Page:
September 22, 2020

A Wladimir Klitschko Comeback: Good Or Bad For Boxing?

James Slater

Boxingnews24.com

Talk about a tough question. On the one hand, fight fans, and people in general, love a comeback; the more fairytale the better. Yet on the other hand, no-one likes to see a proud former champion embarrassed, beaten up and seriously hurt (at least no-one should like seeing such a thing). Which brings us to former world heavyweight king Wladimir Klitschko – the man who ruled the division for over a decade.

There are ever-growing whispers that say the 42 year old will indeed launch a comeback this year, perhaps in the spring, perhaps against highly-ranked contender Dillian Whyte. It’s a puzzler why Klitschko – last seen being beaten in a great up-and-down thriller with Anthony Joshua – would return to fight Whyte. Not too long ago, “Dr. Steel Hammer” said that, in order for him to come back, it would have to be “something historic,” a chance to break George Foreman’s record as the oldest-ever heavyweight champ, for example.

A win over Whyte would almost certainly lead to a title shot for Wlad, probably against AJ in a return, but what if Klitschko lost to Whyte? What then? Is it really worth the risk, to both his legacy and his long-term health?
Let’s look at the good first: If Klitschko did return, looked great in dismantling Whyte and then got a title shot, either against Joshua or someone else (Tyson Fury in another rematch perhaps, after Fury has beaten Deontay Wilder in yet another rematch, should Fury be able to do so?) – and managed to roll back the years again and regain the crown, well, what a great story it really would be. And how much ink and attention would the sport get as a result!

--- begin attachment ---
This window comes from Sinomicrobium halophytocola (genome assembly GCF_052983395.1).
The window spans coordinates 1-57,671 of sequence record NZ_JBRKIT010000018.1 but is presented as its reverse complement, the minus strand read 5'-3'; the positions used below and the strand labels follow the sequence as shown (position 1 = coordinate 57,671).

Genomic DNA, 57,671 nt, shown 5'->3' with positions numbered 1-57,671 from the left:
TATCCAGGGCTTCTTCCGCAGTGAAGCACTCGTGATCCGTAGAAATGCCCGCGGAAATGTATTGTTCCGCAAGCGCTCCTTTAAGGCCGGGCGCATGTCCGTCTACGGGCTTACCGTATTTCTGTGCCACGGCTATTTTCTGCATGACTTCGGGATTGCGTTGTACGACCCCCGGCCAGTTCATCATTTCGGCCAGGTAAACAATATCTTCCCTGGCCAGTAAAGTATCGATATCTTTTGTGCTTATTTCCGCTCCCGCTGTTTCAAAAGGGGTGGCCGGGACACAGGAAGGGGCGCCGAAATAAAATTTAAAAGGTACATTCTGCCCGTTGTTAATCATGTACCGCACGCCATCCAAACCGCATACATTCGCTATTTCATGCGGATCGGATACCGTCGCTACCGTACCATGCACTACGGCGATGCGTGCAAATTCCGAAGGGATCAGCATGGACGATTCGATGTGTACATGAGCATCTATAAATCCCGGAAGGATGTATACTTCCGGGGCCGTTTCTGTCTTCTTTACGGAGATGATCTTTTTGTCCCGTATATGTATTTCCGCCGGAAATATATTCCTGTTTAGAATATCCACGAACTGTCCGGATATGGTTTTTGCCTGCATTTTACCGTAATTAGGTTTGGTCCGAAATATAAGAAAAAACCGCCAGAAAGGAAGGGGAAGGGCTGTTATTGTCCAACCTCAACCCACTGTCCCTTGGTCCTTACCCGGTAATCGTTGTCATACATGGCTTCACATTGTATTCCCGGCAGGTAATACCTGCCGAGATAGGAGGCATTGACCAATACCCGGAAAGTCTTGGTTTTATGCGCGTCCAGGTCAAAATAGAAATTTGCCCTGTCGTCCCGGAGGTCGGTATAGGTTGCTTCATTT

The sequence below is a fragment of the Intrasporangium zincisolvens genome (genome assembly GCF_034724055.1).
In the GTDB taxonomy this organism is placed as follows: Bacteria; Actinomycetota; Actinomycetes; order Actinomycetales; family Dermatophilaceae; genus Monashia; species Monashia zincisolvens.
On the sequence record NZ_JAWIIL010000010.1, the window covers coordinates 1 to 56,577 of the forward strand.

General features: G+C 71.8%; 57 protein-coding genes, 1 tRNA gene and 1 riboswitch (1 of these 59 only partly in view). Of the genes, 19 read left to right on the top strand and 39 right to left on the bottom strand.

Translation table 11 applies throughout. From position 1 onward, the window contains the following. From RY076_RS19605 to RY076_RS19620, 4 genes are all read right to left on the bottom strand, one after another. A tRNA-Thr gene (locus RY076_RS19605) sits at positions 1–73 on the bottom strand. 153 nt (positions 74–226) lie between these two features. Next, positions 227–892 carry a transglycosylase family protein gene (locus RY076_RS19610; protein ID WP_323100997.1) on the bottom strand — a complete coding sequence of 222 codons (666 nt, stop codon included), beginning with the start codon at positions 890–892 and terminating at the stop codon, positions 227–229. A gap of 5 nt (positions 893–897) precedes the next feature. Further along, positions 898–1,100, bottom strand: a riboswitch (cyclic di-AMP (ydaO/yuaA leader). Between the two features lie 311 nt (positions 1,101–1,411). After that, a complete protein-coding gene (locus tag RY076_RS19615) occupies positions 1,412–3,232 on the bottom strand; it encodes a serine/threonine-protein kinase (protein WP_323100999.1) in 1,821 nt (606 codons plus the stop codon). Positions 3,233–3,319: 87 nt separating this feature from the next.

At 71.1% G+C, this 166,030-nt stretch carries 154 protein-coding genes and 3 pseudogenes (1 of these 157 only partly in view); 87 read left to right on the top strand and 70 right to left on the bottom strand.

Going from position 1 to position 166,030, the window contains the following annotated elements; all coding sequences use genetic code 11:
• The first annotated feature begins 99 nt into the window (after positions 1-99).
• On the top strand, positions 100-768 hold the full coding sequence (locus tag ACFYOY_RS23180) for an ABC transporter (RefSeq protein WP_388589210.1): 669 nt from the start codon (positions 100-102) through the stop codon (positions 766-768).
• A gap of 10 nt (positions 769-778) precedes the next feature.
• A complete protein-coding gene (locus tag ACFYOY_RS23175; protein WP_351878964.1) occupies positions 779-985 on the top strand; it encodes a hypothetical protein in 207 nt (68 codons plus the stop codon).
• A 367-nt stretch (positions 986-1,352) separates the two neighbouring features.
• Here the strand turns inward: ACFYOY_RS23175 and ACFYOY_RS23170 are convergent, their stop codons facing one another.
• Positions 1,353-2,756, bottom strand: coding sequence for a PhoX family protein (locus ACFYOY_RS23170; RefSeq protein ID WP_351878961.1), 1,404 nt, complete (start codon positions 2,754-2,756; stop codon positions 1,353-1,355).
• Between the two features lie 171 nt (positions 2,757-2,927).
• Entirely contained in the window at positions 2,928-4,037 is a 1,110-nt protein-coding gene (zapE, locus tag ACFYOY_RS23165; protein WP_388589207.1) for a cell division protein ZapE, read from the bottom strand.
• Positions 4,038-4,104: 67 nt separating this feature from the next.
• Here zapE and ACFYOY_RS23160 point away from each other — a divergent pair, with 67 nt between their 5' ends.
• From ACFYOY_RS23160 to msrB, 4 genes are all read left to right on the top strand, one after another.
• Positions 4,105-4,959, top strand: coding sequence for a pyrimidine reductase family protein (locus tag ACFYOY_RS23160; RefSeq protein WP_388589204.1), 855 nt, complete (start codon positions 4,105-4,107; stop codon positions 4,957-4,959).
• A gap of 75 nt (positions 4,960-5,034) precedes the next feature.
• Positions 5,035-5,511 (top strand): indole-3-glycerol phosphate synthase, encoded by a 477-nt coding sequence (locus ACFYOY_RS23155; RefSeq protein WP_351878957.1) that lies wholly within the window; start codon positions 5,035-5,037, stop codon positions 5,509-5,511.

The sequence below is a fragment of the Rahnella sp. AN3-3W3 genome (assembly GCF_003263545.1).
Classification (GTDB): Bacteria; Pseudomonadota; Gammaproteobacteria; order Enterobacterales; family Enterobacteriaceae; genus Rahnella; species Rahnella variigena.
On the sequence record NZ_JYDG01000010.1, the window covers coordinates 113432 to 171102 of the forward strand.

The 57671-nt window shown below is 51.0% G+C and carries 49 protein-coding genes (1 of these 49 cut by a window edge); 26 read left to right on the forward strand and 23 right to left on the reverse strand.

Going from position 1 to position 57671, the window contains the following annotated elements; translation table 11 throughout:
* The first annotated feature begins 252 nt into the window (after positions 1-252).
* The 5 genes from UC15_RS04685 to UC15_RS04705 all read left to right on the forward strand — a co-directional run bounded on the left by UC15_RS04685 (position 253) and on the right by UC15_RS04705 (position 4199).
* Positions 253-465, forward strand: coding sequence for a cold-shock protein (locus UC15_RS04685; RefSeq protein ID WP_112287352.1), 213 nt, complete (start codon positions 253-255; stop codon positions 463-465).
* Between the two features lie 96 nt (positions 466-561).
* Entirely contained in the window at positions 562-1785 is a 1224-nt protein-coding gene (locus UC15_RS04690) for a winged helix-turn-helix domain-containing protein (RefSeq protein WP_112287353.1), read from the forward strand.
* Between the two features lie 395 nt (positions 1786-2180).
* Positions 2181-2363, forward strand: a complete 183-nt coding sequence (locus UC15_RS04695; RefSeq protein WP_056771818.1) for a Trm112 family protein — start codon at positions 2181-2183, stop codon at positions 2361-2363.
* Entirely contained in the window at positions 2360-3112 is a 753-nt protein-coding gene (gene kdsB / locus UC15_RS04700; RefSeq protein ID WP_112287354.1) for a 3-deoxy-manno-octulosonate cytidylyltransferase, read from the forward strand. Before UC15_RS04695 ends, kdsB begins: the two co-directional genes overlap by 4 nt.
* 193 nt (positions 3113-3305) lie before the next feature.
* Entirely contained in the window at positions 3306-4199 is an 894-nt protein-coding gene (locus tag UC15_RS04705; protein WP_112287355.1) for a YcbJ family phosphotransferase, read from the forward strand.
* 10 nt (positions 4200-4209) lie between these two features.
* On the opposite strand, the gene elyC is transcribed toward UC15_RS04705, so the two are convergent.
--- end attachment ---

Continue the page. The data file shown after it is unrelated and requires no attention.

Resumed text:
But what about the bad: Klitschko returns but looks shaky from the get-go and, a badly faded fighter, he gets hammered by Whyte, his former sparring partner (sound familiar? Ali-Holmes may spring to mind). This would result in another black eye for the sport.

Again, is it worth the risk? Is rolling the dice a good idea from Wladimir? Would you like to see him try, or should the former champ with nothing to prove (and no money worries) stay where he is, retired?

We should know soon enough what Wladimir has decided to do, if anything.